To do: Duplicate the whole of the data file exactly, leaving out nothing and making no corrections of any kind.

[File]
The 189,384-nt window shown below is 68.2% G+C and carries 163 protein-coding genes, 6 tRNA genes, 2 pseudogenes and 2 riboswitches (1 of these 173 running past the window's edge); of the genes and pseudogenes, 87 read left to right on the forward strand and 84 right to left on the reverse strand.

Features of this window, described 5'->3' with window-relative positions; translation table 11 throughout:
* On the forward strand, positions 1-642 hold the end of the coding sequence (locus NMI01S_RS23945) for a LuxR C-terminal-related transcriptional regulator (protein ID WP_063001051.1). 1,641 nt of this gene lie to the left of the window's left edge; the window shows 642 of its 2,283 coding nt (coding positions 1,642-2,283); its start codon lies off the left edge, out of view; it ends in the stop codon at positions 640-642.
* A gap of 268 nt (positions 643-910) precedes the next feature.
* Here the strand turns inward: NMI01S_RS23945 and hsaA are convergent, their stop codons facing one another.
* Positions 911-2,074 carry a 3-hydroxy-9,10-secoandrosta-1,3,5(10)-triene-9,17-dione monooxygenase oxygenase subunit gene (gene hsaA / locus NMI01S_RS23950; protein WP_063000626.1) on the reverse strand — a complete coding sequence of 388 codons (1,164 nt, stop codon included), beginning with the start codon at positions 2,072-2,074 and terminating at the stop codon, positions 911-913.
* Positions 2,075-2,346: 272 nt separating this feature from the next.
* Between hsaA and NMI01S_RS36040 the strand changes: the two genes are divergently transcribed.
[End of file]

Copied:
The 189,384-nt window shown below is 68.2% G+C and carries 163 protein-coding genes, 6 tRNA genes, 2 pseudogenes and 2 riboswitches (1 of these 173 running past the window's edge); of the genes and pseudogenes, 87 read left to right on the forward strand and 84 right to left on the reverse strand.

Features of this window, described 5'->3' with window-relative positions; translation table 11 throughout:
* On the forward strand, positions 1-642 hold the end of the coding sequence (locus NMI01S_RS23945) for a LuxR C-terminal-related transcriptional regulator (protein ID WP_063001051.1). 1,641 nt of this gene lie to the left of the window's left edge; the window shows 642 of its 2,283 coding nt (coding positions 1,642-2,283); its start codon lies off the left edge, out of view; it ends in the stop codon at positions 640-642.
* A gap of 268 nt (positions 643-910) precedes the next feature.
* Here the strand turns inward: NMI01S_RS23945 and hsaA are convergent, their stop codons facing one another.
* Positions 911-2,074 carry a 3-hydroxy-9,10-secoandrosta-1,3,5(10)-triene-9,17-dione monooxygenase oxygenase subunit gene (gene hsaA / locus NMI01S_RS23950; protein WP_063000626.1) on the reverse strand — a complete coding sequence of 388 codons (1,164 nt, stop codon included), beginning with the start codon at positions 2,072-2,074 and terminating at the stop codon, positions 911-913.
* Positions 2,075-2,346: 272 nt separating this feature from the next.
* Between hsaA and NMI01S_RS36040 the strand changes: the two genes are divergently transcribed.